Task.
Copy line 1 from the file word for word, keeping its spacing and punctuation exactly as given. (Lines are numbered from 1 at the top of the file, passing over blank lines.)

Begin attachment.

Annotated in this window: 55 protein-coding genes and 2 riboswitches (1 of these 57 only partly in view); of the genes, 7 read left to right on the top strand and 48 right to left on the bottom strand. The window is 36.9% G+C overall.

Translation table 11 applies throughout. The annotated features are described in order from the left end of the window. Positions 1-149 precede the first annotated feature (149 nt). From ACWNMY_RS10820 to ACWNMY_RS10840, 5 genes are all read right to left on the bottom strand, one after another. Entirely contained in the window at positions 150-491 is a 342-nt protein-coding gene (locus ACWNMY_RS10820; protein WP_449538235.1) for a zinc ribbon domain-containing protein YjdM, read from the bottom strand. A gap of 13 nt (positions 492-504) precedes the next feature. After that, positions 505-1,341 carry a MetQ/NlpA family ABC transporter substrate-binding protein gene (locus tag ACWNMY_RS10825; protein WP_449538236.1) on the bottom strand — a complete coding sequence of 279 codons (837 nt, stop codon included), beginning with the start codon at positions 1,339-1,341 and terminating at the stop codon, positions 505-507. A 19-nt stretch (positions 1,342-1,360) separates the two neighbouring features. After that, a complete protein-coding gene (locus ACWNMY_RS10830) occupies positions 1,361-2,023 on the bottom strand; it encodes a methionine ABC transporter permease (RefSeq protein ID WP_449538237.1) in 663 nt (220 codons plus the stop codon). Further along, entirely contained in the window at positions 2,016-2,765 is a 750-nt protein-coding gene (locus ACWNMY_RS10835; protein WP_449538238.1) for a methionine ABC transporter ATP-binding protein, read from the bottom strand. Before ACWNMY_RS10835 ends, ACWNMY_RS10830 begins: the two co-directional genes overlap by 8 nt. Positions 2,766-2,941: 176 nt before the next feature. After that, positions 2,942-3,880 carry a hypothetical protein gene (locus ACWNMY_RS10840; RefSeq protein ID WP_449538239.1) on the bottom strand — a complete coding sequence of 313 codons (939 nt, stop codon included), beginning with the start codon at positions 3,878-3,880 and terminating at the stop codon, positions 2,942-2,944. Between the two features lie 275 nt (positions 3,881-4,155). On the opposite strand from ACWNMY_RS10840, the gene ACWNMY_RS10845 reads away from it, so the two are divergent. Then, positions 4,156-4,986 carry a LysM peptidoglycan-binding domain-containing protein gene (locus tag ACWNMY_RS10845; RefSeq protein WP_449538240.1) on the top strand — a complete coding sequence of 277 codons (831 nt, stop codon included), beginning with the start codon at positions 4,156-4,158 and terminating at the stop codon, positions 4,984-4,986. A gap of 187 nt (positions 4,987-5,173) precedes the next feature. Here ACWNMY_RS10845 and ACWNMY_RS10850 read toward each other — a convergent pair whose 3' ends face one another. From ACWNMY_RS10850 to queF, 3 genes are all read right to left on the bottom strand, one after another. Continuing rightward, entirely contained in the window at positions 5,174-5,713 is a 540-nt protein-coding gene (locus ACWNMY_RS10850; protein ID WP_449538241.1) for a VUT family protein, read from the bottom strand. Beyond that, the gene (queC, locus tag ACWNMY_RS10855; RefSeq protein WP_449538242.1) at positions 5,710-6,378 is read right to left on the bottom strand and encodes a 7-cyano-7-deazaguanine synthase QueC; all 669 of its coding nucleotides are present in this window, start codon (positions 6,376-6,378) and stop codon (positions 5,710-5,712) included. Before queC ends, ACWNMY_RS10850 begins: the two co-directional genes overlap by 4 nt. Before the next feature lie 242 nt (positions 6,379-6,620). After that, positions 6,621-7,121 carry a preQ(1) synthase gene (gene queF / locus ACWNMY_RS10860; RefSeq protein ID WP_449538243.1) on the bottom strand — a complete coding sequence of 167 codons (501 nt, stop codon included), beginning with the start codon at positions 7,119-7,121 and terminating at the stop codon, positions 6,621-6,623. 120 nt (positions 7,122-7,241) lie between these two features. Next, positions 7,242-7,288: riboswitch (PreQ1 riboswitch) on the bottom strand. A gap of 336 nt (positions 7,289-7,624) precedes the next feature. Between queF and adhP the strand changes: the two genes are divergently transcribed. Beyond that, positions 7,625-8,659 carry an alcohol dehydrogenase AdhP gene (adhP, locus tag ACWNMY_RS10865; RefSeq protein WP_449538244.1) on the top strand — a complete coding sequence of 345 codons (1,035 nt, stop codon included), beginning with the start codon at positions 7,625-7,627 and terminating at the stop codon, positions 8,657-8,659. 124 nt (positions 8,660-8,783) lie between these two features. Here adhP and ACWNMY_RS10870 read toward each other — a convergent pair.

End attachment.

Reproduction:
Annotated in this window: 55 protein-coding genes and 2 riboswitches (1 of these 57 only partly in view); of the genes, 7 read left to right on the top strand and 48 right to left on the bottom strand. The window is 36.9% G+C overall.